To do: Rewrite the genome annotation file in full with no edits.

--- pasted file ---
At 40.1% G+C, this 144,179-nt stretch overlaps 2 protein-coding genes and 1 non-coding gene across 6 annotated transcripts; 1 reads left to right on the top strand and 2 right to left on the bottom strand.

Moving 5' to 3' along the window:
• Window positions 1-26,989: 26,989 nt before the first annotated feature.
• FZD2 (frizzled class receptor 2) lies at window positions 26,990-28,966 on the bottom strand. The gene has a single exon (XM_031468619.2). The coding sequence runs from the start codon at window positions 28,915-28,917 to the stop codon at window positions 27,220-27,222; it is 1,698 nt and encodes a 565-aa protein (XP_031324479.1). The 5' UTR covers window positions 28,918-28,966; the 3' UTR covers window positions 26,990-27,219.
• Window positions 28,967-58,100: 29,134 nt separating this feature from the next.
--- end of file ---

At 40.1% G+C, this 144,179-nt stretch overlaps 2 protein-coding genes and 1 non-coding gene across 6 annotated transcripts; 1 reads left to right on the top strand and 2 right to left on the bottom strand.

Moving 5' to 3' along the window:
• Window positions 1-26,989: 26,989 nt before the first annotated feature.
• FZD2 (frizzled class receptor 2) lies at window positions 26,990-28,966 on the bottom strand. The gene has a single exon (XM_031468619.2). The coding sequence runs from the start codon at window positions 28,915-28,917 to the stop codon at window positions 27,220-27,222; it is 1,698 nt and encodes a 565-aa protein (XP_031324479.1). The 5' UTR covers window positions 28,918-28,966; the 3' UTR covers window positions 26,990-27,219.
• Window positions 28,967-58,100: 29,134 nt separating this feature from the next.